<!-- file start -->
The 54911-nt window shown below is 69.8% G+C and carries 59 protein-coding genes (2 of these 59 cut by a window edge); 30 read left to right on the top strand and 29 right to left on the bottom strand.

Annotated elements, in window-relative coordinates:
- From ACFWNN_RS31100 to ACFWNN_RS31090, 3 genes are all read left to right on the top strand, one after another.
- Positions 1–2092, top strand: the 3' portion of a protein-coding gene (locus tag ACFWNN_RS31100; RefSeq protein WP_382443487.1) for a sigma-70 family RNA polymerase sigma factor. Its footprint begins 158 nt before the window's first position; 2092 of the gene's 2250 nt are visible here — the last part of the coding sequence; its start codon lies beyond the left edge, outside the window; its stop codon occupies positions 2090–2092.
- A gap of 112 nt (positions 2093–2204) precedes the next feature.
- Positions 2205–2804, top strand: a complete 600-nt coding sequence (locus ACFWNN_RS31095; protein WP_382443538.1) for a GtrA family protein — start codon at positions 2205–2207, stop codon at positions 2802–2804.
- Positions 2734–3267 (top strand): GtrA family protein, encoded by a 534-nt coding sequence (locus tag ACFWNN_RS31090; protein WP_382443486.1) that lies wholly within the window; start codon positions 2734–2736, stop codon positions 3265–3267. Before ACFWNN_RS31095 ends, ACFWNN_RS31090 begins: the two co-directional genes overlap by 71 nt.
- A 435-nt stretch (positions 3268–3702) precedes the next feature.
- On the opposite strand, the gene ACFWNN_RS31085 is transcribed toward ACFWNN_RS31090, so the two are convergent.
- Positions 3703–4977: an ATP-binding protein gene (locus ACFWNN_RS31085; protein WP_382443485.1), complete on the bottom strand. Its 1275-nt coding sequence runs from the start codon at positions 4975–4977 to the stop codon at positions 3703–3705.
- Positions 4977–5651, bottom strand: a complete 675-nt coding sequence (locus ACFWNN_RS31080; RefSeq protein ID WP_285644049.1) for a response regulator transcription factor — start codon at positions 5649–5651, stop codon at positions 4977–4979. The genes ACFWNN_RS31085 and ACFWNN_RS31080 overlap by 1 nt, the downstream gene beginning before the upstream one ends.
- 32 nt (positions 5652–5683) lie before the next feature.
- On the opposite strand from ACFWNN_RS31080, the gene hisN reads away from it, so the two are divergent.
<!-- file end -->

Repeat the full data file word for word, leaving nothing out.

The 54911-nt window shown below is 69.8% G+C and carries 59 protein-coding genes (2 of these 59 cut by a window edge); 30 read left to right on the top strand and 29 right to left on the bottom strand.

Annotated elements, in window-relative coordinates:
- From ACFWNN_RS31100 to ACFWNN_RS31090, 3 genes are all read left to right on the top strand, one after another.
- Positions 1–2092, top strand: the 3' portion of a protein-coding gene (locus tag ACFWNN_RS31100; RefSeq protein WP_382443487.1) for a sigma-70 family RNA polymerase sigma factor. Its footprint begins 158 nt before the window's first position; 2092 of the gene's 2250 nt are visible here — the last part of the coding sequence; its start codon lies beyond the left edge, outside the window; its stop codon occupies positions 2090–2092.
- A gap of 112 nt (positions 2093–2204) precedes the next feature.
- Positions 2205–2804, top strand: a complete 600-nt coding sequence (locus ACFWNN_RS31095; protein WP_382443538.1) for a GtrA family protein — start codon at positions 2205–2207, stop codon at positions 2802–2804.
- Positions 2734–3267 (top strand): GtrA family protein, encoded by a 534-nt coding sequence (locus tag ACFWNN_RS31090; protein WP_382443486.1) that lies wholly within the window; start codon positions 2734–2736, stop codon positions 3265–3267. Before ACFWNN_RS31095 ends, ACFWNN_RS31090 begins: the two co-directional genes overlap by 71 nt.
- A 435-nt stretch (positions 3268–3702) precedes the next feature.
- On the opposite strand, the gene ACFWNN_RS31085 is transcribed toward ACFWNN_RS31090, so the two are convergent.
- Positions 3703–4977: an ATP-binding protein gene (locus ACFWNN_RS31085; protein WP_382443485.1), complete on the bottom strand. Its 1275-nt coding sequence runs from the start codon at positions 4975–4977 to the stop codon at positions 3703–3705.
- Positions 4977–5651, bottom strand: a complete 675-nt coding sequence (locus ACFWNN_RS31080; RefSeq protein ID WP_285644049.1) for a response regulator transcription factor — start codon at positions 5649–5651, stop codon at positions 4977–4979. The genes ACFWNN_RS31085 and ACFWNN_RS31080 overlap by 1 nt, the downstream gene beginning before the upstream one ends.
- 32 nt (positions 5652–5683) lie before the next feature.
- On the opposite strand from ACFWNN_RS31080, the gene hisN reads away from it, so the two are divergent.